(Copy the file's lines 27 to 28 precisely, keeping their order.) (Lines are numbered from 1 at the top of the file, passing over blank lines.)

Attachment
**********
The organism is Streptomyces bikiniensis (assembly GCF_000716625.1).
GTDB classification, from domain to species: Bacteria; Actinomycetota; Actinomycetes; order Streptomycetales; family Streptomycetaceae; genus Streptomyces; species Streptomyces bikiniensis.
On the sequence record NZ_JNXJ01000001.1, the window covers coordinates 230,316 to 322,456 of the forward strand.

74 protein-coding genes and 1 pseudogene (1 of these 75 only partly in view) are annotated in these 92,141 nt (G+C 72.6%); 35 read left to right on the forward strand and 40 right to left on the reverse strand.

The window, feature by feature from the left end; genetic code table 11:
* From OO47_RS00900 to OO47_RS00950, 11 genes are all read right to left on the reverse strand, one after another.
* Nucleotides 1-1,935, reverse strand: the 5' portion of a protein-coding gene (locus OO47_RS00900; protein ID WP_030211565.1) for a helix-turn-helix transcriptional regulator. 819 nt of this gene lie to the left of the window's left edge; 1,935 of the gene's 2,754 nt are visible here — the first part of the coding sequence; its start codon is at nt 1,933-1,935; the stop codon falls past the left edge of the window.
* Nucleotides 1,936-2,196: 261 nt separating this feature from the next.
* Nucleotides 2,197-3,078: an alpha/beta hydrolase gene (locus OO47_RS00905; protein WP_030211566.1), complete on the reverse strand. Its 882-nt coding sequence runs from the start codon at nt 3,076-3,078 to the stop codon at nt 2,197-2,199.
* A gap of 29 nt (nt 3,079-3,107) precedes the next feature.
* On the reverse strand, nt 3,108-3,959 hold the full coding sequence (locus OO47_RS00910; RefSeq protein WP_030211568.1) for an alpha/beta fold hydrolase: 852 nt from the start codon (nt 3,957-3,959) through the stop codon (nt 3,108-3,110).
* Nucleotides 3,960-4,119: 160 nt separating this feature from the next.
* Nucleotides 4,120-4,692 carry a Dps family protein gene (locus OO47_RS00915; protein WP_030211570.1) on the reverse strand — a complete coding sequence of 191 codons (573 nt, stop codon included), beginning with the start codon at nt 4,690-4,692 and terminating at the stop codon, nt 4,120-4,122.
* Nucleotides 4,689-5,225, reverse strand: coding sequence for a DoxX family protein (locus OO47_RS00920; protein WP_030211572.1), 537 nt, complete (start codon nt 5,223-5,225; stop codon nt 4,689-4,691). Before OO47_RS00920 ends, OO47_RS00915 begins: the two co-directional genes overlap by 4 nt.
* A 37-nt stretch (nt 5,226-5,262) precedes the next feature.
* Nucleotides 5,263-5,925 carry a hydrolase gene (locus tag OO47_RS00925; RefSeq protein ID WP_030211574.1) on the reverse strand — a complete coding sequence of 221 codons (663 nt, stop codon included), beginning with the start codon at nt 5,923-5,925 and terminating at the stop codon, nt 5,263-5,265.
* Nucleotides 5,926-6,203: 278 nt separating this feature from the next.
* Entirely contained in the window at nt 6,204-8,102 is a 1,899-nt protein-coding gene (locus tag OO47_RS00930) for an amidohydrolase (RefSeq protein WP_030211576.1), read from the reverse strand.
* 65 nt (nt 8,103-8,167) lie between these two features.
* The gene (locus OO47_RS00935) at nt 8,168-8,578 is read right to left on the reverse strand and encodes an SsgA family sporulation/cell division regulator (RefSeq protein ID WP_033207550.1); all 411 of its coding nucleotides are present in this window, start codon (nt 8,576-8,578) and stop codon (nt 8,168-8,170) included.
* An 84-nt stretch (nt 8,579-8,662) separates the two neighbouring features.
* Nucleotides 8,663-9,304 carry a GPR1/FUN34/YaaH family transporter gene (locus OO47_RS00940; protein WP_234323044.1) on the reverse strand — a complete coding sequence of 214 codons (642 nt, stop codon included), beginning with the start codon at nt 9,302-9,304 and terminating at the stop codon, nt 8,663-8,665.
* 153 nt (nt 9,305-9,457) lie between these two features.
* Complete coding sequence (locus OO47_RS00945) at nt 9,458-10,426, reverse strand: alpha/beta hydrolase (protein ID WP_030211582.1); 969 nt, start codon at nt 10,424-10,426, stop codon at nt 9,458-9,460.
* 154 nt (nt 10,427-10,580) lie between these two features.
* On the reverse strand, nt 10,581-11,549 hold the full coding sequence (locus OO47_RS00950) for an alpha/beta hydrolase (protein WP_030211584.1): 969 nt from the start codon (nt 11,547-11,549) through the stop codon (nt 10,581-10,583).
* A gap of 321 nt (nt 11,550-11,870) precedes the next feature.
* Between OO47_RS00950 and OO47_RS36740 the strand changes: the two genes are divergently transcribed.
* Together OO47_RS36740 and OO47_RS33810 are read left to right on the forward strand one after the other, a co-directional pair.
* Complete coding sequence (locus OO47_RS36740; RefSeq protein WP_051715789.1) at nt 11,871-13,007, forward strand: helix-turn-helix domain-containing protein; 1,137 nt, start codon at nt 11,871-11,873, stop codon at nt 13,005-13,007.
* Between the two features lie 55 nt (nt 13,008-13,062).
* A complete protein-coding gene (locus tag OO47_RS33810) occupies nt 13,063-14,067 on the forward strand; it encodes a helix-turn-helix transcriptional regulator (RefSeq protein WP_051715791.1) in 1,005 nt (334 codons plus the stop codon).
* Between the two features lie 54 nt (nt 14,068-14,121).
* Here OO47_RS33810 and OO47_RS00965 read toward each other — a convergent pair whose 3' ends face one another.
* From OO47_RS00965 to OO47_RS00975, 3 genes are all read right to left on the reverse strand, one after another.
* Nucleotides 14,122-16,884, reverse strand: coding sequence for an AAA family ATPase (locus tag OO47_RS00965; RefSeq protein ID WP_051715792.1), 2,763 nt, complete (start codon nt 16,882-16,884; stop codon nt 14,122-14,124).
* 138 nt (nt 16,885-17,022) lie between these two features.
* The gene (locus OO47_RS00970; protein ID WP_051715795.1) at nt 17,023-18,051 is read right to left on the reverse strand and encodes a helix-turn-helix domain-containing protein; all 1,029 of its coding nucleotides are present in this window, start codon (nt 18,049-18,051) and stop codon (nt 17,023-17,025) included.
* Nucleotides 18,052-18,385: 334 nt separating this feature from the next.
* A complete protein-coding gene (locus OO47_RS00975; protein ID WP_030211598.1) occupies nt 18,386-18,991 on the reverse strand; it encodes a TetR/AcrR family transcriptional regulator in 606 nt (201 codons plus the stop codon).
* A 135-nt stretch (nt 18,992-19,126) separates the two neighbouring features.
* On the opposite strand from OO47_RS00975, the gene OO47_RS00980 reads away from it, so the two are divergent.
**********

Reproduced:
* A gap of 321 nt (nt 11,550-11,870) precedes the next feature.
* Between OO47_RS00950 and OO47_RS36740 the strand changes: the two genes are divergently transcribed.